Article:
A close and collaborative working relationship between Integra and Severn Trent was a key factor in the success of the development.

Integra’s on-site team worked hand-in-hand with Severn Trent’s project manager, which meant decisions could be made on the ground in real time, while in the conference suite, installing the hi-tech infrastructure involved extensive coordination with Severn Trent’s IT team.

Mr Parker said: “It’s been a pleasure to work alongside Severn Trent’s team, whose support, encouragement and expertise has made a huge difference to the success of the project.

“We enjoyed excellent communication on the ground and at management level, which helped keep the project running smoothly at all times.

“We pride ourselves on building strong relationships with our clients, which helps us to understand their needs and meet and exceed their expectations, so it’s really pleasing to see this approach paying dividends.”

The opening of the academy comes at an exciting time for Integra as it embarks on a major expansion of its base in Paull, near Hull, which is key to the management’s ambitions to double revenues to £60m within three years.

Integra has developed a nationwide reputation for excellence in the design, construction and fit-out of modular buildings for a wide range of uses, including education, sport, leisure, healthcare and commercial operations.



Premier Modular, one of the UK’s leading offsite construction specialists, has been awarded a £9.8m project for Ashford and St Peter’s Hospitals NHS Foundation Trust to build a 62-bed Priority Assessment Unit at St Peter’s Hospital in Chertsey.

 Main contractor Premier will be supported by strategic delivery partner Claritas Group. Due for completion by summer 2021, this fast-track building project will reduce the programme by up to nine months compared to in-situ construction. The speed of offsite manufacturing and fitting out will allow earlier occupation to support the increased demand for emergency care.

Designed by BDP and delivery architects P+HS, the two-storey scheme will provide a new Priority Assessment Unit. It will be linked to the Emergency Department and will accommodate 62 patient bays, nurse stations, staff rooms, seminar rooms, laundry, clean utilities, and kitchenettes. The new unit will be fitted with medical gases, datacomms, security systems, CCTV, nurse call systems, and fully integrated with the main hospital.

Andrew Grimes, Assistant Director of Property and Capital Development, said, “This project forms part of the Trust’s emergency pathway redevelopment programme, which is now underway, and responds to the urgent national need to increase capacity in emergency care.”

“Offsite construction means less time on site and therefore much less disruption to patient care, which is a priority for the Trust. The Premier solution met the technical constraints of this site, particularly to provide seamless connections at two levels to maintain patient flows between the existing Emergency Department. Premier has demonstrated the flexibility and design capabilities to engineer a bespoke solution for this challenging site, with all the speed, quality and value benefits of offsite construction. We look forward to the successful delivery of this much needed new unit.”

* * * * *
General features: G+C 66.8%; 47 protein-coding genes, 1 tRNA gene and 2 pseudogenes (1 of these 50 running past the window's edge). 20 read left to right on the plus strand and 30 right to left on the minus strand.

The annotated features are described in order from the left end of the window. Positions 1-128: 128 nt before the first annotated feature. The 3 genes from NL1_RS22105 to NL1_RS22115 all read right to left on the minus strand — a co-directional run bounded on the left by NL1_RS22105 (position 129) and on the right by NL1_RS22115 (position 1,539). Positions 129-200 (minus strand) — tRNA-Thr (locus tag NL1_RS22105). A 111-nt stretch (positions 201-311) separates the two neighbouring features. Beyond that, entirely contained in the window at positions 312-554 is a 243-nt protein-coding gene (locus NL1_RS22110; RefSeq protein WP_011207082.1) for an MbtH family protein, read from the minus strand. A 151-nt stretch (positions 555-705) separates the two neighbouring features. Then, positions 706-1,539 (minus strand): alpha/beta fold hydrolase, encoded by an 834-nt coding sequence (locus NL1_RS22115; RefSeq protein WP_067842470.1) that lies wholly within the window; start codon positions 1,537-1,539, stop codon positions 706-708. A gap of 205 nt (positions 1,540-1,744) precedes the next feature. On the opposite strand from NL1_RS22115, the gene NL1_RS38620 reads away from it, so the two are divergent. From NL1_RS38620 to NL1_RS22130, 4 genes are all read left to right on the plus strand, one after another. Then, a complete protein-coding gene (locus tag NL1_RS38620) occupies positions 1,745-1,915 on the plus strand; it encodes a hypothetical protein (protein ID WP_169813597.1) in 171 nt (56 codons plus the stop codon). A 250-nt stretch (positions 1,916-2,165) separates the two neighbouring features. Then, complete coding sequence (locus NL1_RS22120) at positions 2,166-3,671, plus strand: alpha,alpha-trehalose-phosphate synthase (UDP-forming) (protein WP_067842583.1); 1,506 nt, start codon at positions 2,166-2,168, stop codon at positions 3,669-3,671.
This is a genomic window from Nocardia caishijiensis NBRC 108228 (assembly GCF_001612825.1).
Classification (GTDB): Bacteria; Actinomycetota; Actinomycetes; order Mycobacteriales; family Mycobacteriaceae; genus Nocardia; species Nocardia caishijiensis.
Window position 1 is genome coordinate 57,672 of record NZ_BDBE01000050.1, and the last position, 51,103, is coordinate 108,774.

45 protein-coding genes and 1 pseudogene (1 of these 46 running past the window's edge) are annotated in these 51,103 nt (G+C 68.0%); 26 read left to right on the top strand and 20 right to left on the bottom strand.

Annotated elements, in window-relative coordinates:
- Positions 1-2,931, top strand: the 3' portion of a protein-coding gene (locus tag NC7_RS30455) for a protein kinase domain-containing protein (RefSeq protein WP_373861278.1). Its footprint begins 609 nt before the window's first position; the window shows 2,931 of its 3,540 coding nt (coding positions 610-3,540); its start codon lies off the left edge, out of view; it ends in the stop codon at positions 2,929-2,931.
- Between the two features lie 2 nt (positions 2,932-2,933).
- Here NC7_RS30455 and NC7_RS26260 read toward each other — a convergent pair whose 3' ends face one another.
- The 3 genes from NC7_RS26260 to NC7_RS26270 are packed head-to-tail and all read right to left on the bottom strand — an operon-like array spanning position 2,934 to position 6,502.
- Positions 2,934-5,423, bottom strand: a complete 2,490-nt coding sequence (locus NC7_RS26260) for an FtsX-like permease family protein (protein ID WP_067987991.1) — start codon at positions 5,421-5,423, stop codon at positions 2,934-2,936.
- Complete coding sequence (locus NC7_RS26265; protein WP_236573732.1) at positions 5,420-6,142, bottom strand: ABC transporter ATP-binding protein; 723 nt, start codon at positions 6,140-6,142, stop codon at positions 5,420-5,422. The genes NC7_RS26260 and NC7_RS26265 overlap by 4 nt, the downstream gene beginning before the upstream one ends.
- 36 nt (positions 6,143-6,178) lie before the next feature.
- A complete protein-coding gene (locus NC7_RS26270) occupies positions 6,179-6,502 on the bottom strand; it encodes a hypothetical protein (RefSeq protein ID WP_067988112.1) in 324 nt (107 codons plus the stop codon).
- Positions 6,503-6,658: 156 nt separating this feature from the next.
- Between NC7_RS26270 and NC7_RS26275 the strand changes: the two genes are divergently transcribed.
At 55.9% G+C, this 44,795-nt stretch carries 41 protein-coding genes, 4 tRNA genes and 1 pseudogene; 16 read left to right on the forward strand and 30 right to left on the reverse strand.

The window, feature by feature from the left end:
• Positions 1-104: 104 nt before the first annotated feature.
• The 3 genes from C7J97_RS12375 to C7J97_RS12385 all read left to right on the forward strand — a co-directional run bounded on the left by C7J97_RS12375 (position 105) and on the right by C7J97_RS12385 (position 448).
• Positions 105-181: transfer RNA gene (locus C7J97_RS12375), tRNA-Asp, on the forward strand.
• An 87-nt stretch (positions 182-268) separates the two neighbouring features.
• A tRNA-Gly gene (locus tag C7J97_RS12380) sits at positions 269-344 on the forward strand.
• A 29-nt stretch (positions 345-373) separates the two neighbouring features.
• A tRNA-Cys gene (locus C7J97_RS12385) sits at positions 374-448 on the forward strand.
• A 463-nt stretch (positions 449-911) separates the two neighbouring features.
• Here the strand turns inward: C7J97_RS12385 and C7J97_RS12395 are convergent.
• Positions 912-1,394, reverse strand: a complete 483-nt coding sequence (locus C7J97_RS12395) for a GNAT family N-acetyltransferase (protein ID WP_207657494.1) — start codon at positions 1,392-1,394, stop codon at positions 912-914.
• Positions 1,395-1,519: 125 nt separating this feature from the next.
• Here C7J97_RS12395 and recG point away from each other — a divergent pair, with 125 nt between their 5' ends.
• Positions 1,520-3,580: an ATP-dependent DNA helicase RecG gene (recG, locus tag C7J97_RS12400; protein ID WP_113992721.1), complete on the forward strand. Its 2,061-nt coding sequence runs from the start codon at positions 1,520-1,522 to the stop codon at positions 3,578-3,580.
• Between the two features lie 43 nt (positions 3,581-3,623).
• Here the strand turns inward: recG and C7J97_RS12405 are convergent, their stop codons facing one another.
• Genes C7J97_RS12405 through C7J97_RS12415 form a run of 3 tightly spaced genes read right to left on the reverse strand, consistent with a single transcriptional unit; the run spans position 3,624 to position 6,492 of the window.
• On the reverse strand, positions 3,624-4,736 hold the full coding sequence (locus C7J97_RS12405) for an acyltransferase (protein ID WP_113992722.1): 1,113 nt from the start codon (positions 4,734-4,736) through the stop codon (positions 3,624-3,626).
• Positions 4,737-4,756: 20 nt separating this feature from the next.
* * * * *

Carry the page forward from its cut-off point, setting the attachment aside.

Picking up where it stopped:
Akshay Khera, Architecture Director at BDP, said, “This project is an example of how striking and unique architectural design, that is also in keeping with its surroundings, can be successfully married with delivery via offsite construction, bringing many benefits including speed, quality and efficiency.”

Dan Allison, Director of Premier Modular, said, “This scheme is ideally suited to offsite construction. It allows the Trust to meet an urgent need to expand capacity for emergency care and the development of a very constrained site. The new building will be located in a courtyard and close to the Emergency Department which will require careful logistical planning. We will be maximising construction and fitout work offsite to radically reduce disruption to patient care. This means we will only be on site for just over six months.”

The offsite solution has been engineered to maintain patient flows between the existing facilities and the new unit, with continuous level floors throughout. Externally, the assessment unit will be finished in vertical rainscreen cladding in shades of grey and brickwork to complement adjacent buildings.

The building envelope has been designed to be highly thermally efficient to reduce running costs and carbon emissions, and the picture windows will have solar control glass and integral brise soleil sunshading. A building energy management system (BeMS) will optimise energy use.

The project was procured through the Crown Commercial Service framework.

Premier develops bespoke building solutions for highly constrained hospital sites which may be completely inaccessible for in-situ construction. Existing facilities can also be expanded rapidly and cost effectively, both vertically and horizontally. Its specialist healthcare teams have the expertise to provide purpose-designed facilities for primary care, acute services, and mental healthcare.